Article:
wouldn’t be easy. The Tigers (15-11
and 6-8) feature Big Eight scoring
leader Erika Martin, a senior who who
averages 19.4 points a game.
“We can’t let her get hot or on a
roll,” McClain said. “She is a danger
ous player and is obviously the focus
of her team. We need to shut her down.”
McClain said the Huskers did a
good job of shutting Martin down in a
92-72 victory over the Tigers on Feb.
18 at the Bob Devaney Sports Center.
In the first game, the Huskers made 37
of 48 free throws, season-high marks
in both free throws made and attempted.
Besides being in a do-or-die situa
tion, McClain said she thought Martin
“This is a matter of personal pride and honor for
myself to take the tournament. ”
Nebraska center
might have another reason for wanting
to beat Nebraska.
“I’m sure she’ll be fired up to beat
us because she has never beaten us in
her career,” McClain said.
But Nebraska senior center Pyra
Aarden said the Huskers could not
have drawn a better pick than the Ti
gers. Aarden, who is second in the
conference in field goal percentage
shooting 58.9 percent, said she was
excited for the tournament.
Because the tournament is so wide
open, both McClain and Aarden said
they weren’t looking past the Tigers in
the first round. They also said they
knew a win against Missouri would
probably secure a birth into the NC AA
“This is a matter of personal pride
and honor for myself to take the tour
nament,” Aarden said. “We know
there’s risk involved, but that makes
us more determined.”
NU needs
victory to
avoid cellar
By Trevor Parks
Senior Reporter
In two completely different ways,
Nebraska and Kansas State see the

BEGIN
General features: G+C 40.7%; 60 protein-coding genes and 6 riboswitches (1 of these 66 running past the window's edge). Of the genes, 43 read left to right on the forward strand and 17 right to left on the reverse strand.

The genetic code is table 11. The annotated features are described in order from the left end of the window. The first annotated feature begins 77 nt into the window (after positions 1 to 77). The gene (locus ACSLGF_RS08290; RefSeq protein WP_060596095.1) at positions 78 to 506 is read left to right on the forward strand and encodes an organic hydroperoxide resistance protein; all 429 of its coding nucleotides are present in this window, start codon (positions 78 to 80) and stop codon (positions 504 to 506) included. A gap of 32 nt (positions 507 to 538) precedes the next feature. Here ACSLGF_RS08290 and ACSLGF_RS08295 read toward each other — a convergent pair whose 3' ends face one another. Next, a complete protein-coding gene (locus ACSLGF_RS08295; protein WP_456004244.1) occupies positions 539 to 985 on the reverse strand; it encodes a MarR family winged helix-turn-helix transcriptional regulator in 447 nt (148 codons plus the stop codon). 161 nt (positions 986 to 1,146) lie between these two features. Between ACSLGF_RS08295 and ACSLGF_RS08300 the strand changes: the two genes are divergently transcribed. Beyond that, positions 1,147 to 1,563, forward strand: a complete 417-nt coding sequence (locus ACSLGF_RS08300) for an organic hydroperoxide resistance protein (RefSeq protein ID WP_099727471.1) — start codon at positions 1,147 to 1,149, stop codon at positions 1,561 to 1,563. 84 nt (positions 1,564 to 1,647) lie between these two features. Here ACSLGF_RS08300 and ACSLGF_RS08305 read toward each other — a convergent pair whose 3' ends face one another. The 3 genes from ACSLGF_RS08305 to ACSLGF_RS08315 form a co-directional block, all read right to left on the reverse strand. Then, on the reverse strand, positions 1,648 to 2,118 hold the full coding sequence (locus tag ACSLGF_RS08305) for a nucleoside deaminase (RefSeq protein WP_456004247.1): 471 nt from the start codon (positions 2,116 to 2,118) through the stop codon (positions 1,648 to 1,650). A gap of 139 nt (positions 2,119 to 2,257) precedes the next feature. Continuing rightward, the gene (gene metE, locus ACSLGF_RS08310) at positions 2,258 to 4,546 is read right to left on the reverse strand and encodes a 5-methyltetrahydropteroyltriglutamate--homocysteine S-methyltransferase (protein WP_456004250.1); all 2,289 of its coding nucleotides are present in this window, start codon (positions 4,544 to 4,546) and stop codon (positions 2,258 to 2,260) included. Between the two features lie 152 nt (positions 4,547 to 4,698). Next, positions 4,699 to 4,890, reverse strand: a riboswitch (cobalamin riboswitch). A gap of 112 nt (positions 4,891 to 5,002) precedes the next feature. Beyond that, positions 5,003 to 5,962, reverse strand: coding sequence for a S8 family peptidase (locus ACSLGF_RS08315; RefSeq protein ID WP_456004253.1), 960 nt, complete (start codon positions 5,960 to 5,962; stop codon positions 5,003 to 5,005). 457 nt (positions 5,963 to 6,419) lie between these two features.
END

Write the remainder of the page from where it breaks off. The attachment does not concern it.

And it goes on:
importance of Sunday’s regular-sea
son-ending basketball game.
The Cornhuskers are hoping to end
a nine-game losing streak, while the
Wildcats are in the hunt for the school’s
first NCAA Tournament berth since
Nebraska, 15-13 overall and 3-10
in the league, will play host to Kansas
State (16-9 and 7-6) at 1:05 p.m. at the
Bob Devaney Sports Center in the last
regular-season game in Big Eight his
Despite losing nine straight games,
Nebraska still can play for something.
Sunday’s game marks the final ap
pearance at the Devaney Center for
five seniors — Jason Glock, Tom
Wald, Terrance Badgett, Erick
Strickland and Jaron Boone—who all
will be honored before the game.
The nine-game losing skid is the
longest since 1963-64. A 10th straight
loss would tie the school record for the
longest losing streak in one season, set
in 1962-63.
A win over the Wildcats, coupled
with a Colorado loss to second-place
Iowa State on Saturday would make
Nebraska the seventh seed at the Big
Eight Tournament. If that scenario
occurs, the Huskers would play either
Iowa State or Oklahoma. If Nebraska
loses or if Colorado wins, the Huskers
will finish last in the conference and
UUM VVcllier/UIN
Nebraska center Venson Hamilton battles Oklahoma’s Dion Barnes (left) and Ernie Abercrombie
fora loose ball during the Huskers’ 80-76 loss last weekend. Nebraska will end its regular season
Sunday against Kansas State.
will play Kansas.
Husker coach Danny Nee said after
Wednesday night’s 78-64 loss at Colo
rado that his team was at rock bottom.
“When things are going bad,” Nee
said, “they are going really bad.”
Kansas State will be playing for
more than just pride in Lincoln. A win
would put the Wildcats in position for